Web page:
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Why Does The Body Change Postpartum?

Postpartum Body

What is a postpartum period? 

One of the most significant changes you will notice postpartum is heavy bleeding that will last for several days, potentially up to six weeks after childbirth. This postpartum period is a combination of blood, mucus, placental tissue, and other discharge called lochia. This heavy, long-lasting bleeding occurs because your body is getting rid of the uterine lining that allowed your baby to grow. Over time, your discharge should get significantly lighter and should change from a deep red to a more pinkish color. If your flow continues to be heavy and dark red for several weeks, you should consult a doctor. Also keep an eye out for potential clots. Small clots are normal, but if you notice anything larger than the size of a quarter, or experience abnormal pain, consult your doctor immediately as this could be a sign of postpartum hemorrhaging.

What should I watch out for during the postpartum recovery process?

As you heal, it is important to stay vigilant about the symptoms and physical changes you are experiencing. Some of these changes, including postpartum bleeding, are completely normal, but complications are very serious. If you have a high fever, large clots in your postpartum bleeding, or experience intense pain, you should call your doctor immediately. The likelihood of having an infection or postpartum hemorrhaging is rare, but would require urgent medical attention. Other complications may include a retained placenta or gallstones. The best course of action to avoid these complications is to take complete rest, eat a nutritious and mineral-rich diet, change your postpartum products frequently, and stay hydrated. You should touch base with a medical professional regularly so that they can help to monitor your healing process.

Why am I experiencing bladder leaks? 

Postpartum urinary incontinence is a very common and usually temporary condition. This occurs because your pelvic floor muscles have become weakened after undergoing the stress of childbirth. As a result of this weakness, you may experience bladder leaks as a constant flow or when you laugh or sneeze. This is nothing to worry about, and with the right incontinence products you will be able to manage your postpartum period and urinary incontinence simultaneously. Depending on your flow and absorbency needs, postpartum briefs, pads, or liners are essential to helping you stay clean and fresh. Dietary adjustments and behavioral changes may also help accelerate your recovery as you cope with bladder leaks.

Should I consult a pelvic floor therapy specialist? 

Even if you do not experience particular complications or pain postpartum, it is a good idea to seek out the help of a pelvic floor therapy specialist. You can find a specialist near you at this directory. A professional can guide you on the proper technique for kegel exercises and other pelvic floor therapy exercises which are essential in helping your pelvic floor muscles recover. They can also direct you to products that can help in your recovery or exercise routine. If you experience urinary incontinence, a relatively common experience postpartum, you should definitely seek out pelvic floor therapy. Bladder leaks occur because of the weakened pelvic floor that allows urine to slip out. A specialist can work with you and suggest behavioral adjustments that can help you manage your bladder leaks in addition to your postpartum period. Postpartum pads, liners, or briefs in the product guide above can be used to absorb urine as well. As you ease into a moderate exercise regimen several days after childbirth, incorporating pelvic floor therapy exercises is a great way to ensure a speedy and healthy recovery.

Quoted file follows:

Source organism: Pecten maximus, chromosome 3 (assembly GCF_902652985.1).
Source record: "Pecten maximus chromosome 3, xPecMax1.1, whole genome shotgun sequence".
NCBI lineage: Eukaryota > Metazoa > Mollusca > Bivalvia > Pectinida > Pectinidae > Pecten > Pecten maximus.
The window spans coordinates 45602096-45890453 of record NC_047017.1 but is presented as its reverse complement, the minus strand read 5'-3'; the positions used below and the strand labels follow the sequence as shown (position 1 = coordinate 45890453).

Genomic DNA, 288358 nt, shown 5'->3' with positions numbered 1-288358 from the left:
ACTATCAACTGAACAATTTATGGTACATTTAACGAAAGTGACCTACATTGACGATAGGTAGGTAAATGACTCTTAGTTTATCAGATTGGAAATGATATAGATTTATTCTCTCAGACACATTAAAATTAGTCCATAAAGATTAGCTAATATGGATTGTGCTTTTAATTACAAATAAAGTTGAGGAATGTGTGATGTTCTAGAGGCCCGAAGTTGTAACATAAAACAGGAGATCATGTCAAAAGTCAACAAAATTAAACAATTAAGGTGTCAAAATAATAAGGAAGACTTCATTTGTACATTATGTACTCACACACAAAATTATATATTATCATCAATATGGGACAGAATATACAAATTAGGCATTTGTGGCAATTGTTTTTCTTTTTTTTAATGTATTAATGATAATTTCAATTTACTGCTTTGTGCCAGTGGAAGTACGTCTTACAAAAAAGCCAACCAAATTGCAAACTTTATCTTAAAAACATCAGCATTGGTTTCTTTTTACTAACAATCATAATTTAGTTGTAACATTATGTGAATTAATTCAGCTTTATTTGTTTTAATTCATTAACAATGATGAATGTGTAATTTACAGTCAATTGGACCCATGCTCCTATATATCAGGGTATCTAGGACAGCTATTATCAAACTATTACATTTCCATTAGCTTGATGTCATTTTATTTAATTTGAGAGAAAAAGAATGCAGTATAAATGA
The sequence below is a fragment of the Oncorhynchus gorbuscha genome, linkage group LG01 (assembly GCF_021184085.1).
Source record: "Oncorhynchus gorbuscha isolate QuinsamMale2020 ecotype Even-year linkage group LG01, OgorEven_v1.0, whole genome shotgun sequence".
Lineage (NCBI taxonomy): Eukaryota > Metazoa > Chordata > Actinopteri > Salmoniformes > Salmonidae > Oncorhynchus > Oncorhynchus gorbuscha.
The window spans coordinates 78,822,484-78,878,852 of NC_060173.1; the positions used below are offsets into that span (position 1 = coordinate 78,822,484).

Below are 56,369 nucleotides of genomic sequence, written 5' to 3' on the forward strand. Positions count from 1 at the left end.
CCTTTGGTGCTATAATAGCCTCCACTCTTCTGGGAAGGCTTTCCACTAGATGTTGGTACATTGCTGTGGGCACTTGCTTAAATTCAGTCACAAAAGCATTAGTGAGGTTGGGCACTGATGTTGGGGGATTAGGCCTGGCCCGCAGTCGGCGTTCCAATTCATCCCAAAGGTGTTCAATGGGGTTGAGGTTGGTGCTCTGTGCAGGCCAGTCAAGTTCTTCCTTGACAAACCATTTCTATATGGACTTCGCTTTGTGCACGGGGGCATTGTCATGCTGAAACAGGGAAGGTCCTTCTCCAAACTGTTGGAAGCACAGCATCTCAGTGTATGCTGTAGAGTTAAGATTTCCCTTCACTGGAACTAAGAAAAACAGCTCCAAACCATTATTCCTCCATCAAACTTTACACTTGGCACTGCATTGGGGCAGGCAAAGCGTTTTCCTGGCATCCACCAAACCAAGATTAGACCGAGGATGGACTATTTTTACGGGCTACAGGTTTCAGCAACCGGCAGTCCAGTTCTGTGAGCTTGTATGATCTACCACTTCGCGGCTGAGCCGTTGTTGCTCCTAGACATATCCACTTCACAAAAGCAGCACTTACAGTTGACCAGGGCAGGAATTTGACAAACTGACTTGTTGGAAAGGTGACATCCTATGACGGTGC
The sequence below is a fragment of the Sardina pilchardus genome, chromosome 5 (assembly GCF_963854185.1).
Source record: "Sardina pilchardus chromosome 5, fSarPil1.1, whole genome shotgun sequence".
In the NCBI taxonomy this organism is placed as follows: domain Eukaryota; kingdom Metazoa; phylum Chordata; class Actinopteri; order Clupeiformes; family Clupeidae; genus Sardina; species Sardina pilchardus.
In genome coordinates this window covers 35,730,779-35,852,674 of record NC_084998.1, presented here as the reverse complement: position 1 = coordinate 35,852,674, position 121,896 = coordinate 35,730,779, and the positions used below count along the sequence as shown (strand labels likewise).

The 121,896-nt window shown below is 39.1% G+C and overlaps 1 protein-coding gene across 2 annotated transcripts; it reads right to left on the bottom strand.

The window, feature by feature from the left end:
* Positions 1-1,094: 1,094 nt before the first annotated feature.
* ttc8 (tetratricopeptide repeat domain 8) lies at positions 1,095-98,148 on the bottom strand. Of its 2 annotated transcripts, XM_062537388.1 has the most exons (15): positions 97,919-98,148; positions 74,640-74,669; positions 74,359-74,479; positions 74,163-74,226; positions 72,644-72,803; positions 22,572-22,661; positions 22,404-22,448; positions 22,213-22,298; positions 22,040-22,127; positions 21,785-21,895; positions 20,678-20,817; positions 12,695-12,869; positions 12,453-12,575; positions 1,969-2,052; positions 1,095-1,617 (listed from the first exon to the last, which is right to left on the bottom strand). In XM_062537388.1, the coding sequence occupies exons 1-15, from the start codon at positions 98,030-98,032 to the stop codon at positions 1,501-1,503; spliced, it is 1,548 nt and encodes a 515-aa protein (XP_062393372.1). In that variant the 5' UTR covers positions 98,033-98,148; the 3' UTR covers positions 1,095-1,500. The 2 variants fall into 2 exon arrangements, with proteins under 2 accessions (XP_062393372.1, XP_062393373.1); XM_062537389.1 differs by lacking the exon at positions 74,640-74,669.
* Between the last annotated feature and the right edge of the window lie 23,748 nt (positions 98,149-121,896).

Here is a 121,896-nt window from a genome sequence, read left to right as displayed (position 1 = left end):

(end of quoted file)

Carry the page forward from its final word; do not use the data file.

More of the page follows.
How can I avoid infection postpartum?

After giving birth, your skin is especially sensitive, and requires extra attention and care. This means not inserting tampons into your vagina to absorb your postpartum period. Rather, you should opt for postpartum pads or briefs. Additionally, you should purchase disposable mesh underwear to make it easy to dispose of during your heavy flow. Most importantly, make sure that your postpartum pads are dermatologist approved and do not include artificial ingredients. Synthetic fragrances should be avoided, and this list of the “toxic twelve” includes other ingredients to watch out for. All natural products will be gentle on your sensitive skin and allow for maximum comfort. No matter what product you choose to use, be sure to change your postpartum pads or briefs every few hours to further preempt infection.

What is postpartum depression? 

On top of all of the physical changes you may experience, your body may undergo significant psychological changes as well. Postpartum blues, or feeling down, is very common. However, you should rigorously monitor your symptoms for postpartum depression, which is more severe and long-lasting and requires treatment from a medical professional. Postpartum depression is a form of major depression occurring roughly 4 weeks after childbirth. Physical hormonal changes and emotional changes may both contribute to the condition. Symptoms may include extreme sadness, fatigue, mood swings, appetite changes, or panic attacks. If you notice these symptoms persisting in a way that interferes with your daily life, you should seek help immediately. Postpartum depression is common, and there is absolutely no shame in seeking help. It is a readily treatable condition but requires the aid of a professional.


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